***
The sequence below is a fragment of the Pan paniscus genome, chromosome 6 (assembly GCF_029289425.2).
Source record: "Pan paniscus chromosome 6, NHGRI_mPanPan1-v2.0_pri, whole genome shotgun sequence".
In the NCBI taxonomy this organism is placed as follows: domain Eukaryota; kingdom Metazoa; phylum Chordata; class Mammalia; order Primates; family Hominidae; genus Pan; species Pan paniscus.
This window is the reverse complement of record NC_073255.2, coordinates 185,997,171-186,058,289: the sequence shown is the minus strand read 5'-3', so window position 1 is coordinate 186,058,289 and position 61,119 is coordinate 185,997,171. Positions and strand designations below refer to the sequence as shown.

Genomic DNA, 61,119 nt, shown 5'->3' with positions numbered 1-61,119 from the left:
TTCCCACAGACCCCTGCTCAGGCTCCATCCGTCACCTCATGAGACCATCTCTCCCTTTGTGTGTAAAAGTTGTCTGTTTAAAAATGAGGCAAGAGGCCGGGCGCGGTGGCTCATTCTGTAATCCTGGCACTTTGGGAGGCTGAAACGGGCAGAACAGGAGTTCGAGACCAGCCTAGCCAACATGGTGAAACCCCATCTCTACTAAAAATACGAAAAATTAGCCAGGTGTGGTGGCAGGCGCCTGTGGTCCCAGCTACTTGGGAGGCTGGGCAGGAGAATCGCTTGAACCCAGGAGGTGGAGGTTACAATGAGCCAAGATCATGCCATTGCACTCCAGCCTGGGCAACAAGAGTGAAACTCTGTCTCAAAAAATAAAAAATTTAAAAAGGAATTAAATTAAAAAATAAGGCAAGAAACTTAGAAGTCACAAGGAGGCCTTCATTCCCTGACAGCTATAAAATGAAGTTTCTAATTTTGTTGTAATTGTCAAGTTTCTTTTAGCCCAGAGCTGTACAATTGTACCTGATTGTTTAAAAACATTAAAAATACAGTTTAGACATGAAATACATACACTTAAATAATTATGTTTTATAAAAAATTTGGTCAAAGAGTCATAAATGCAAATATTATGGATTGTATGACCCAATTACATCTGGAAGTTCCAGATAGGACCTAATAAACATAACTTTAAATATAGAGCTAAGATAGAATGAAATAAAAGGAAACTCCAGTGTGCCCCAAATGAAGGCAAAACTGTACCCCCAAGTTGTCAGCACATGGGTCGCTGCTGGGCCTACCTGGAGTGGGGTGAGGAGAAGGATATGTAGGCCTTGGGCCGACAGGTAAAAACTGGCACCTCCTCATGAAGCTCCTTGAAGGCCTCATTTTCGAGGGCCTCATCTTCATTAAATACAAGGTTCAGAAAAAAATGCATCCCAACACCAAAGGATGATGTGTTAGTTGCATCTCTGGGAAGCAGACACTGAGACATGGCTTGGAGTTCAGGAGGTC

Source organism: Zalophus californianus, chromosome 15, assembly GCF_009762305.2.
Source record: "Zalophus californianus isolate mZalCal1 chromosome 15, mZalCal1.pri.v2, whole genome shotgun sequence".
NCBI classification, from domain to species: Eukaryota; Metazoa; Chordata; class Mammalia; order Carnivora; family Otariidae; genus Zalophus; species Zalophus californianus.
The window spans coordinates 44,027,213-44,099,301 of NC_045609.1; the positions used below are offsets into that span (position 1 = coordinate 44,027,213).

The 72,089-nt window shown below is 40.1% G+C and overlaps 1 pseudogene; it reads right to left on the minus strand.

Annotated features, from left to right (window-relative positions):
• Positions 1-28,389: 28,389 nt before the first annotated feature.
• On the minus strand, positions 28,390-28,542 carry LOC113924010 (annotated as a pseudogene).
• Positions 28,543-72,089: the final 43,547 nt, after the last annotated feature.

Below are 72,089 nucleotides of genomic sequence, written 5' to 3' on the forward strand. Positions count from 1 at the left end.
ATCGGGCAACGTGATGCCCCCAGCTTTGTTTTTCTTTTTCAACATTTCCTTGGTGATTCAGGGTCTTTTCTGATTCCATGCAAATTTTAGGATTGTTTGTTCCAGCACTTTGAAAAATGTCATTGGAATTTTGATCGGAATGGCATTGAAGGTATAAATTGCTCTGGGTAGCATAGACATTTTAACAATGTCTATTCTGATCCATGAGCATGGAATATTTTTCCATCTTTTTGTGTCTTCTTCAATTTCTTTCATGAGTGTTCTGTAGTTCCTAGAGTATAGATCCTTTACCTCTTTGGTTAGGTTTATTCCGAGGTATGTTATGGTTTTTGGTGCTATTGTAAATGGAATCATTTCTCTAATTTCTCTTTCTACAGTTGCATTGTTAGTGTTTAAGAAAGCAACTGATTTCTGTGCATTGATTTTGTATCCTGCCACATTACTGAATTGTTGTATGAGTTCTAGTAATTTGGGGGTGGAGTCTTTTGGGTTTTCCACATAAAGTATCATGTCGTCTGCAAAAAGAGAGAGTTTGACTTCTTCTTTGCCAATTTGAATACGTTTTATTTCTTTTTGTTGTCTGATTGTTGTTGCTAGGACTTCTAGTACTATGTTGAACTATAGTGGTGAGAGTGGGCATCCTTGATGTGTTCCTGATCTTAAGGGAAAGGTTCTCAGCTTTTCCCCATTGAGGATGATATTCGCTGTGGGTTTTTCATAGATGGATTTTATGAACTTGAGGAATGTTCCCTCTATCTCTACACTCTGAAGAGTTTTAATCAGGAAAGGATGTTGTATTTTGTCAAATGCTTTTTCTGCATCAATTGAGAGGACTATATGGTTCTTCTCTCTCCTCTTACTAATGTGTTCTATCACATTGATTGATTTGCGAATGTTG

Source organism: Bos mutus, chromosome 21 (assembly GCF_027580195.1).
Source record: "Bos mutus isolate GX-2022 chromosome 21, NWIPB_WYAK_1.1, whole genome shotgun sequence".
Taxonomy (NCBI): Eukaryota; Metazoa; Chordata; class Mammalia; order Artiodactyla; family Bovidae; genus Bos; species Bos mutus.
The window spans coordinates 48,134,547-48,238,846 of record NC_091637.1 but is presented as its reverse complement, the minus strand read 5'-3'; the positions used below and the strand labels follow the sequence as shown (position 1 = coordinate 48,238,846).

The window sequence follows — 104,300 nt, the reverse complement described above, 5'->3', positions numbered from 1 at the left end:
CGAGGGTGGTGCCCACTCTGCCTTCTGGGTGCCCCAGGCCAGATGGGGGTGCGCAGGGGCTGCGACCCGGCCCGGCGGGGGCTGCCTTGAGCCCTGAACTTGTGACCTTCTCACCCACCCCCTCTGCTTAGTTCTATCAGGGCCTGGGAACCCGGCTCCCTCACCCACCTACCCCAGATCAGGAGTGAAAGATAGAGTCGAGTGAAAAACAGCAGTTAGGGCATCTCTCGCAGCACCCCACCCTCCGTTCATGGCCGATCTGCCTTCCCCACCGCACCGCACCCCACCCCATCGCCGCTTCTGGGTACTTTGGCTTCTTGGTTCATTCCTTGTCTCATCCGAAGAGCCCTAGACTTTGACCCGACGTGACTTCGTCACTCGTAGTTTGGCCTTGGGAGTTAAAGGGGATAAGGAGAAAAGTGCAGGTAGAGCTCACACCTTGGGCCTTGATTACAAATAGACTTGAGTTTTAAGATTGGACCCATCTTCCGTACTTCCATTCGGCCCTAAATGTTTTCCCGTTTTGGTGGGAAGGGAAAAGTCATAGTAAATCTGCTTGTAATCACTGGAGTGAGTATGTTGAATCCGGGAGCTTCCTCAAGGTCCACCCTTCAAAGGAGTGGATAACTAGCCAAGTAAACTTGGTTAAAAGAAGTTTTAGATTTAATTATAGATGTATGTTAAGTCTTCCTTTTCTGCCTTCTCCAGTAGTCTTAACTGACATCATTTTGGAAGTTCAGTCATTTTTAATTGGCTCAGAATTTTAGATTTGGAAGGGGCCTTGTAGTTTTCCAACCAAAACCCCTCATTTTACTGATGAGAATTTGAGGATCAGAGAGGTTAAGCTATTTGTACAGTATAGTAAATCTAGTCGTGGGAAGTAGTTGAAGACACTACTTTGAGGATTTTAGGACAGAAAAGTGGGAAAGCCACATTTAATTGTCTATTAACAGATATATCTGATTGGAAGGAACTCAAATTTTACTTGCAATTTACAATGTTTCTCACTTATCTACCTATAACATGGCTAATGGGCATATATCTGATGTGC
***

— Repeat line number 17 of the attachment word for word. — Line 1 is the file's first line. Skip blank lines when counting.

ATCGGGCAACGTGATGCCCCCAGCTTTGTTTTTCTTTTTCAACATTTCCTTGGTGATTCAGGGTCTTTTCTGATTCCATGCAAATTTTAGGATTGTTTGTTCCAGCACTTTGAAAAATGTCATTGGAATTTTGATCGGAATGGCATTGAAGGTATAAATTGCTCTGGGTAGCATAGACATTTTAACAATGTCTATTCTGATCCATGAGCATGGAATATTTTTCCATCTTTTTGTGTCTTCTTCAATTTCTTTCATGAGTGTTCTGTAGTTCCTAGAGTATAGATCCTTTACCTCTTTGGTTAGGTTTATTCCGAGGTATGTTATGGTTTTTGGTGCTATTGTAAATGGAATCATTTCTCTAATTTCTCTTTCTACAGTTGCATTGTTAGTGTTTAAGAAAGCAACTGATTTCTGTGCATTGATTTTGTATCCTGCCACATTACTGAATTGTTGTATGAGTTCTAGTAATTTGGGGGTGGAGTCTTTTGGGTTTTCCACATAAAGTATCATGTCGTCTGCAAAAAGAGAGAGTTTGACTTCTTCTTTGCCAATTTGAATACGTTTTATTTCTTTTTGTTGTCTGATTGTTGTTGCTAGGACTTCTAGTACTATGTTGAACTATAGTGGTGAGAGTGGGCATCCTTGATGTGTTCCTGATCTTAAGGGAAAGGTTCTCAGCTTTTCCCCATTGAGGATGATATTCGCTGTGGGTTTTTCATAGATGGATTTTATGAACTTGAGGAATGTTCCCTCTATCTCTACACTCTGAAGAGTTTTAATCAGGAAAGGATGTTGTATTTTGTCAAATGCTTTTTCTGCATCAATTGAGAGGACTATATGGTTCTTCTCTCTCCTCTTACTAATGTGTTCTATCACATTGATTGATTTGCGAATGTTG